Buxton food packaging firm has been fined after an employee suffered severe injuries to his leg when he was involved in a forklift truck crash. They were prosecuted by the Health and Safety Executive after an investigation found that they did not have a safe system of work in place at its factory.
Michael Booth broke his right leg in three places and was hospitalized for six days where he had metal bars and pins inserted. The incident took place on 20 November 2012 and the High Peak Magistrates’ Court in Buxton heard that he had just given some cleaning materials to a colleague who was working on a machine. He then stepped backwards to turn around when he was hit by a forklift truck which was carrying a large reel of printed film.
Health and Safety breaches
The factory in Staden Park should have had a separate walkway in order to keep pedestrians away from any vehicles, or the company should have found another way of moving goods around the factory without using forklift trucks.
The firm pleaded guilty to breaching the Workplace (Health, Safety and Welfare) regulations 1992 and the Management of Health and Safety at Work Regulations 1999 and were fined £30,000 and ordered to pay £2,979 in prosecution costs.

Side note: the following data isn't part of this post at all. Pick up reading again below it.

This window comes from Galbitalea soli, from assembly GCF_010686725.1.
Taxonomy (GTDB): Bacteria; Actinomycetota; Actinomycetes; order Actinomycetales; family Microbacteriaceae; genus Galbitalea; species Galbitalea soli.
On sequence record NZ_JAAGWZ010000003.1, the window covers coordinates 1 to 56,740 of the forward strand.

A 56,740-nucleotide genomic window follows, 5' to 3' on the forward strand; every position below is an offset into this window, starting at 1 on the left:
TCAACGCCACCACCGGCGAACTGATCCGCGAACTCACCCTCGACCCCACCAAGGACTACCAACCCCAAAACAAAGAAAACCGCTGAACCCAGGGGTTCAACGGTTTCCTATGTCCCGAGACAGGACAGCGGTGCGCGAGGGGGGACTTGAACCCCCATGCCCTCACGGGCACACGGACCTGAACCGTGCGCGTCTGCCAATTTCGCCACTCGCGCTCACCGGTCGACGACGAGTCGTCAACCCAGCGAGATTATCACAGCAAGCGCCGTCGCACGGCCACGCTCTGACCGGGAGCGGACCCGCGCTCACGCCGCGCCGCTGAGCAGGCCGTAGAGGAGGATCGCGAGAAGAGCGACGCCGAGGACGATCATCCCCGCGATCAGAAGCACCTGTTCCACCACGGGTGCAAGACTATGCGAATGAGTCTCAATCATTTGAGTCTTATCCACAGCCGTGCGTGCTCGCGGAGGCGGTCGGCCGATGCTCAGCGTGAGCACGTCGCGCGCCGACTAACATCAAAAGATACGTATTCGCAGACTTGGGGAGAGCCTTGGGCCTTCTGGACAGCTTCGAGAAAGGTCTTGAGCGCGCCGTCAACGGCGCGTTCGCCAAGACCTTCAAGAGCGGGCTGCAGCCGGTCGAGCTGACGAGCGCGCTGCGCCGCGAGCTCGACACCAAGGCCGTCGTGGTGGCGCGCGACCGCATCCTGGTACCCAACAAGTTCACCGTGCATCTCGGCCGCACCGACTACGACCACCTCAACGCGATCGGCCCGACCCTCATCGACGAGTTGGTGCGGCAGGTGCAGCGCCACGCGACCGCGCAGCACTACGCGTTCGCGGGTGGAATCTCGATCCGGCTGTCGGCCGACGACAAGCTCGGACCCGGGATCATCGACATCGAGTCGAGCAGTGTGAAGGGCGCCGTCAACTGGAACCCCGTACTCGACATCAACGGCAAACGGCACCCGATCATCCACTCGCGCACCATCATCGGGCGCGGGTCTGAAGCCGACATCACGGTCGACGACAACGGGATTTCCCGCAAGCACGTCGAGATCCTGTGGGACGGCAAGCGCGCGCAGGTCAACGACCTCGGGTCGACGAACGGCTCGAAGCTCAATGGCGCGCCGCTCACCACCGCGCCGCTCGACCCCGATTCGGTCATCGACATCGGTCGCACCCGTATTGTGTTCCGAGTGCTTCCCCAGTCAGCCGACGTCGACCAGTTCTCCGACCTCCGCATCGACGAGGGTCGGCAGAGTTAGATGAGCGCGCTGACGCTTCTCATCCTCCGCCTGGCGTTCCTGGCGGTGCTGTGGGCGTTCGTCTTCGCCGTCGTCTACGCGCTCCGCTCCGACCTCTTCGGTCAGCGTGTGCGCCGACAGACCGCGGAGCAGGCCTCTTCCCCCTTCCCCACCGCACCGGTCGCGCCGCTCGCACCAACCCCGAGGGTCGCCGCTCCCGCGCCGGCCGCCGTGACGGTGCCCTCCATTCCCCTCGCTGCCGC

The firm made immediate changes to the factory and following the incident began to use pallet trucks instead of forklift trucks which are much safer as they are operated by someone walking behind them and they run at a much lower speed.
The Health and Safety Executive Inspector Stuart Parry said “Michael suffered injuries which have had a significant impact on his life because the factory where he was working wasn’t safe”.
He went on to say that “Forklift trucks are responsible for around a quarter of all injuries involving workplace transport and so it’s vital companies have systems in place to keep them away from pedestrians. This can be as simple as painting a white line on the floor”.
Date Published: August 14, 2014
Author: David Brown